In typical applications, the activities illustrated in FIG. 3A occur either at a location (for example, their factory) under control of the field programmable gate array manufacturer (vendor) or purchaser, while the activities illustrated in FIG. 3B occur once the field programmable gate array is incorporated in an end product. Accordingly, since only the encrypted bitstream is available for detection over interface 350 in FIG. 3B, the original unencrypted bitstream is protected from discovery.

FIG. 4 illustrates a method of configuring a field programmable gate array that may be improved by incorporating embodiments of the present invention. In act 410, a configuration bitstream is generated. The configuration bitstream may be generated using design software such as VHDL (Very High Speed Integrated Circuit Hardware Description Language) or Verilog. In act 420, an encryption key is received, for example from a user, database, look-up table or other source. Alternately, the software program may generate its own key, or suggest a key to the user. In act 430, the key is used to encrypt the configuration bitstream, and in act 440, the encrypted bitstream is stored on a configuration device. This configuration device may be a flash memory or other nonvolatile memory device, such as a memory with a self-contained battery backup. The configuration device may be an integrated circuit, compact flash card, or other device. In act 450, the key is stored on a field programmable gate array or other programmable or configurable device. The acts to this point are typically performed at a location under the control of the field programmable gate array vendor or purchaser such as an original equipment manufacturer (OEM).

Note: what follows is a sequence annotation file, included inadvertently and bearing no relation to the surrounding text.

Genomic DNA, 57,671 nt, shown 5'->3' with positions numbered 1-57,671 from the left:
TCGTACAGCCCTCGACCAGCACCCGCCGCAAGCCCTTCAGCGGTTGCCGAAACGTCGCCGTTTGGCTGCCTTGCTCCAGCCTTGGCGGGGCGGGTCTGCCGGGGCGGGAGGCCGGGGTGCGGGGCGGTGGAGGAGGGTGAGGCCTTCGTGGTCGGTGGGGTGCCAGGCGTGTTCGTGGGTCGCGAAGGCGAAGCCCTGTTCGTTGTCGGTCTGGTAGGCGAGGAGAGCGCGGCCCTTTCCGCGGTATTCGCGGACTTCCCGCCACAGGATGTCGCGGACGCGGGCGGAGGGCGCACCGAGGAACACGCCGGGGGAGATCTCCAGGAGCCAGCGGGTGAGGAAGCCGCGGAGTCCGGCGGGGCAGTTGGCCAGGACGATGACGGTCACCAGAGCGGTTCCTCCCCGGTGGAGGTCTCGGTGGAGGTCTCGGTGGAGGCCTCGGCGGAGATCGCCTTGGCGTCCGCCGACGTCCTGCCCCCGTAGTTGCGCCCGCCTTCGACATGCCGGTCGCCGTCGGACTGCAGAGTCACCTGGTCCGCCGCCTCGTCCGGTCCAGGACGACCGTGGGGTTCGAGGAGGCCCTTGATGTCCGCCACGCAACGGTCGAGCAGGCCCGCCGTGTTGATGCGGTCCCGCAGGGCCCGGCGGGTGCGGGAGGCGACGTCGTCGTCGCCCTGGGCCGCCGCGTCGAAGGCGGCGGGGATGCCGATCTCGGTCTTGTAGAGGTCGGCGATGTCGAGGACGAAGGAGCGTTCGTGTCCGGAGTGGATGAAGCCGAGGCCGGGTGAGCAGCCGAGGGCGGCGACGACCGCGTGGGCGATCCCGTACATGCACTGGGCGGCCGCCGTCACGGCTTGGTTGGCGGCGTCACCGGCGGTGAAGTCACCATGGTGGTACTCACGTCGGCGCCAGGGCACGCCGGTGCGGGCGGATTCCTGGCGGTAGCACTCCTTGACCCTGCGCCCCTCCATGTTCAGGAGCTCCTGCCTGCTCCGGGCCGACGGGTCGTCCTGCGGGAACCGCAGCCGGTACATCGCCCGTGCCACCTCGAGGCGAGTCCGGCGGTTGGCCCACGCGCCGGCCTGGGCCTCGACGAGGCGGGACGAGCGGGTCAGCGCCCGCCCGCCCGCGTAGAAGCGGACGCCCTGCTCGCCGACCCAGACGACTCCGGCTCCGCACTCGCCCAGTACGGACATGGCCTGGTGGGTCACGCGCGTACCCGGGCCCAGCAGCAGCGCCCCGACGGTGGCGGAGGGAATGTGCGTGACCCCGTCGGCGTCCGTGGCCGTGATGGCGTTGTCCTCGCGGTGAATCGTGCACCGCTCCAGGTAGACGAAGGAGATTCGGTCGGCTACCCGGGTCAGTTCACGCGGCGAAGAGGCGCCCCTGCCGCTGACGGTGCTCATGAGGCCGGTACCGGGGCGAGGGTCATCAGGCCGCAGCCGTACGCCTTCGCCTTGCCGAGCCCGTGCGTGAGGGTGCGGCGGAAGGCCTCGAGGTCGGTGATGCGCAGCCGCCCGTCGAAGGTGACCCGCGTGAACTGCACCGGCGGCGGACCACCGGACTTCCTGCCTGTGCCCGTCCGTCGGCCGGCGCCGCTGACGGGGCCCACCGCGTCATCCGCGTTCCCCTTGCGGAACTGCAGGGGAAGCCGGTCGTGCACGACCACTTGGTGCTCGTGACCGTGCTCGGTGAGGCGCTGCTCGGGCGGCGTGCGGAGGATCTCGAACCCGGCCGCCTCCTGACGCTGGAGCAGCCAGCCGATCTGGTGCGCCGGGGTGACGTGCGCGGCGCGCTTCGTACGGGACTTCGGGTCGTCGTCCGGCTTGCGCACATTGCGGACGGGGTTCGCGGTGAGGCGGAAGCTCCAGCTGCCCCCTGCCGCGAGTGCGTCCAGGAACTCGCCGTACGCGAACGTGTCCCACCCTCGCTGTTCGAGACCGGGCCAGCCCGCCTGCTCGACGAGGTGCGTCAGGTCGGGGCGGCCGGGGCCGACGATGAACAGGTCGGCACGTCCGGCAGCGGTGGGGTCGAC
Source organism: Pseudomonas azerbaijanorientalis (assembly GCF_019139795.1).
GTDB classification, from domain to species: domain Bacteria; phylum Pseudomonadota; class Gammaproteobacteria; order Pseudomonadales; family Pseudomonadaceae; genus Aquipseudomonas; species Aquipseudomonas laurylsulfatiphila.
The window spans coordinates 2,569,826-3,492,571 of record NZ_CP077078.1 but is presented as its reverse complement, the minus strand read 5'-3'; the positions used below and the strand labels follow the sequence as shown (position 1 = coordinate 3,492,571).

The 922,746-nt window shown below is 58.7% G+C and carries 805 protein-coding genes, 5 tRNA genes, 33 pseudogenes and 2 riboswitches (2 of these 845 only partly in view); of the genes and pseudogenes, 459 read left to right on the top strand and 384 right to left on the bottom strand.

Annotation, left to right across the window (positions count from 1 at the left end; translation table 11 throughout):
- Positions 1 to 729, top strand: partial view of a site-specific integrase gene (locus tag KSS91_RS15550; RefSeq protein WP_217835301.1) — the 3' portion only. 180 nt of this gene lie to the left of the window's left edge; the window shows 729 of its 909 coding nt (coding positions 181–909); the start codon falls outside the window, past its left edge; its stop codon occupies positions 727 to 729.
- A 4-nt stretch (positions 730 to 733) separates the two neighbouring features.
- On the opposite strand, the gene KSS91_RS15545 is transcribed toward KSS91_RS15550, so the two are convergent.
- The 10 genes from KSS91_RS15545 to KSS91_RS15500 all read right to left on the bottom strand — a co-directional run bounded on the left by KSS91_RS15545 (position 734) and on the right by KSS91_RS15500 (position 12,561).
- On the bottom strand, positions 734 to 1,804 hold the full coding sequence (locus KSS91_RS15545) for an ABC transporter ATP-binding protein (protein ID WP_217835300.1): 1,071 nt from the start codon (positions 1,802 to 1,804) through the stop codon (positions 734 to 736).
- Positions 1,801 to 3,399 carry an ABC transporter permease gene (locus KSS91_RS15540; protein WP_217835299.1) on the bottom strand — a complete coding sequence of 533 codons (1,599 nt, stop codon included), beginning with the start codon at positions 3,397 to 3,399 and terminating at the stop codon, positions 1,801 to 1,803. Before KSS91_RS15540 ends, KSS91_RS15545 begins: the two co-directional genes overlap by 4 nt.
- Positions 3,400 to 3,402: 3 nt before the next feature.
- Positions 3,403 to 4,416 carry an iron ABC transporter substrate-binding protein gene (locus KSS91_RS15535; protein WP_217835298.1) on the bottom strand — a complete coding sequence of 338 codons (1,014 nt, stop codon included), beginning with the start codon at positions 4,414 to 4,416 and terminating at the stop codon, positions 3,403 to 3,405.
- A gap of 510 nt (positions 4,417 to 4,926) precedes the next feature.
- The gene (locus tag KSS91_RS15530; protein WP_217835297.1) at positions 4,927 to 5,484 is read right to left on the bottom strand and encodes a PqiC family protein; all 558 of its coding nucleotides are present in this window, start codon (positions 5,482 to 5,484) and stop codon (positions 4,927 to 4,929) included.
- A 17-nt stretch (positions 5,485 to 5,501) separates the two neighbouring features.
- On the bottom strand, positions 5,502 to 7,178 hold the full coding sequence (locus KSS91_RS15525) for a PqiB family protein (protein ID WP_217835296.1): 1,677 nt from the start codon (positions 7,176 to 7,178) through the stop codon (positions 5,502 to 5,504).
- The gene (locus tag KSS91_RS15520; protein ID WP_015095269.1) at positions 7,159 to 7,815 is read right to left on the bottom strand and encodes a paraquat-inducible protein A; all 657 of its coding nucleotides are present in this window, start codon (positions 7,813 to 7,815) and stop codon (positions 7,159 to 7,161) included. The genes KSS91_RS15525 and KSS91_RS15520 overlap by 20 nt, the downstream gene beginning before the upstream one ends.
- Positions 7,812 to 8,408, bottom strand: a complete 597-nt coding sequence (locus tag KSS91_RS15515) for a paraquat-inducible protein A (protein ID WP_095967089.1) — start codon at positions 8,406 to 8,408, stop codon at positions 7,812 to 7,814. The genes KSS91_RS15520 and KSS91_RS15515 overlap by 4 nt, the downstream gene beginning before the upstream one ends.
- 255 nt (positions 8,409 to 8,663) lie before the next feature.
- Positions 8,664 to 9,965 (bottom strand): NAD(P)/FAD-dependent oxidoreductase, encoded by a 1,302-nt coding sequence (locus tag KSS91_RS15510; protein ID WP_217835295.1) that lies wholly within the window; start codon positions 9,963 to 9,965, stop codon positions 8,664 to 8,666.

The following acts typically occur at power up, after a fault or error condition, or at other appropriate times while the FPGA is in use in an electrical system. In act 460, the encrypted bitstream is loaded from the configuration device to the field programmable gate array. In act 470, the encrypted bitstream is decrypted in the FPGA and used to configure the FPGA in act 480. This configuration act configures the FPGA such that it performs the desired function.

FIG. 5 illustrates circuits and software for protecting a configuration bitstream, where an encoding key is stored in a memory array according to an embodiment of the present invention. This figure includes a software program or module 510, configuration device 540, and field programmable gate array 550. This figure, as with the other included figures, is shown for illustrative purposes and does not limit either the possible embodiments of the present invention or the claims.

Software module 510 receives one or more keys, Key 0 515 through Key N 520, from a user, other software program or module, or other appropriate source. For example, one or more of these keys may be provided by the software program 510. Quartus, available from Altera Corporation in San Jose, Calif. is an example of a program that may be used as program 510. Alternately, these keys may be provided by a user, they may be provided or suggested by software, found in a look-up table or other source, or provided in some other manner. The number of keys actually used may be one, two, or more than two.